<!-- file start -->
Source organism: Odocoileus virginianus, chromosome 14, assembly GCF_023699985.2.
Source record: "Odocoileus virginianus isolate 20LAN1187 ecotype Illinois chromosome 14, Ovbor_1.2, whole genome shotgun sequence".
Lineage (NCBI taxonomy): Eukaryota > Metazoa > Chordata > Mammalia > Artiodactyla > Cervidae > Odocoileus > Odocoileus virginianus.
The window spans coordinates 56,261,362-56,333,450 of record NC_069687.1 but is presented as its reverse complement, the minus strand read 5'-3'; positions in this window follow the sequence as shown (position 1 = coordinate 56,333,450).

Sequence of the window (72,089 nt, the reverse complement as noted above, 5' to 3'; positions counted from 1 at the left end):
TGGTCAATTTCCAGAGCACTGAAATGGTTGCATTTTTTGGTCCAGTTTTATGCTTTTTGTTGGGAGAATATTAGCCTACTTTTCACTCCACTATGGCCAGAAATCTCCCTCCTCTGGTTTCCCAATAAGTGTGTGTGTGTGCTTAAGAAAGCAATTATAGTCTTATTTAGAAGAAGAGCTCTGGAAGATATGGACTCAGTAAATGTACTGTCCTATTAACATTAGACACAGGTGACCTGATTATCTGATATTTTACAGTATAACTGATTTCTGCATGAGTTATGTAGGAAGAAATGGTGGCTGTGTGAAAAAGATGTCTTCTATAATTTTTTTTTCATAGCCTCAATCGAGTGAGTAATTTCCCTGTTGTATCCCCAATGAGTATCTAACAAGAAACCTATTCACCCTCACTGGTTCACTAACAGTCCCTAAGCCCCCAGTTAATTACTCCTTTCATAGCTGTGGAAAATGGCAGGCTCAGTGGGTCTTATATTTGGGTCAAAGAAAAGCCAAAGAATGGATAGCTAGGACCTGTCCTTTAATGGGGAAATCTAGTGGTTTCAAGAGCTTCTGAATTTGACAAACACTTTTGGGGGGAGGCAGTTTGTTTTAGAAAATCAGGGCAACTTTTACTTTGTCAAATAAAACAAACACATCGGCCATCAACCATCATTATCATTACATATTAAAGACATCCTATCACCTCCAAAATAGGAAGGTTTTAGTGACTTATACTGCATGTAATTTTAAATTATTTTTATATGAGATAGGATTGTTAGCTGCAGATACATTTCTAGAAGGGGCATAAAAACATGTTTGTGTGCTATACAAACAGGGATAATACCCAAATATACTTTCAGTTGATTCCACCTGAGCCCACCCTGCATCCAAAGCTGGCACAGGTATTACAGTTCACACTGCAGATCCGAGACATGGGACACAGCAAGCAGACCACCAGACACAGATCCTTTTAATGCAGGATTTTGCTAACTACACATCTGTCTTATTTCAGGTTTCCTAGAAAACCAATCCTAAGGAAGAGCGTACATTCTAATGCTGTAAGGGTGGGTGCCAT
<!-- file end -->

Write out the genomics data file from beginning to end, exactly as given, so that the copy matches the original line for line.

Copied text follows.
Source organism: Odocoileus virginianus, chromosome 14, assembly GCF_023699985.2.
Source record: "Odocoileus virginianus isolate 20LAN1187 ecotype Illinois chromosome 14, Ovbor_1.2, whole genome shotgun sequence".
Lineage (NCBI taxonomy): Eukaryota > Metazoa > Chordata > Mammalia > Artiodactyla > Cervidae > Odocoileus > Odocoileus virginianus.
The window spans coordinates 56,261,362-56,333,450 of record NC_069687.1 but is presented as its reverse complement, the minus strand read 5'-3'; positions in this window follow the sequence as shown (position 1 = coordinate 56,333,450).

Sequence of the window (72,089 nt, the reverse complement as noted above, 5' to 3'; positions counted from 1 at the left end):
TGGTCAATTTCCAGAGCACTGAAATGGTTGCATTTTTTGGTCCAGTTTTATGCTTTTTGTTGGGAGAATATTAGCCTACTTTTCACTCCACTATGGCCAGAAATCTCCCTCCTCTGGTTTCCCAATAAGTGTGTGTGTGTGCTTAAGAAAGCAATTATAGTCTTATTTAGAAGAAGAGCTCTGGAAGATATGGACTCAGTAAATGTACTGTCCTATTAACATTAGACACAGGTGACCTGATTATCTGATATTTTACAGTATAACTGATTTCTGCATGAGTTATGTAGGAAGAAATGGTGGCTGTGTGAAAAAGATGTCTTCTATAATTTTTTTTTCATAGCCTCAATCGAGTGAGTAATTTCCCTGTTGTATCCCCAATGAGTATCTAACAAGAAACCTATTCACCCTCACTGGTTCACTAACAGTCCCTAAGCCCCCAGTTAATTACTCCTTTCATAGCTGTGGAAAATGGCAGGCTCAGTGGGTCTTATATTTGGGTCAAAGAAAAGCCAAAGAATGGATAGCTAGGACCTGTCCTTTAATGGGGAAATCTAGTGGTTTCAAGAGCTTCTGAATTTGACAAACACTTTTGGGGGGAGGCAGTTTGTTTTAGAAAATCAGGGCAACTTTTACTTTGTCAAATAAAACAAACACATCGGCCATCAACCATCATTATCATTACATATTAAAGACATCCTATCACCTCCAAAATAGGAAGGTTTTAGTGACTTATACTGCATGTAATTTTAAATTATTTTTATATGAGATAGGATTGTTAGCTGCAGATACATTTCTAGAAGGGGCATAAAAACATGTTTGTGTGCTATACAAACAGGGATAATACCCAAATATACTTTCAGTTGATTCCACCTGAGCCCACCCTGCATCCAAAGCTGGCACAGGTATTACAGTTCACACTGCAGATCCGAGACATGGGACACAGCAAGCAGACCACCAGACACAGATCCTTTTAATGCAGGATTTTGCTAACTACACATCTGTCTTATTTCAGGTTTCCTAGAAAACCAATCCTAAGGAAGAGCGTACATTCTAATGCTGTAAGGGTGGGTGCCAT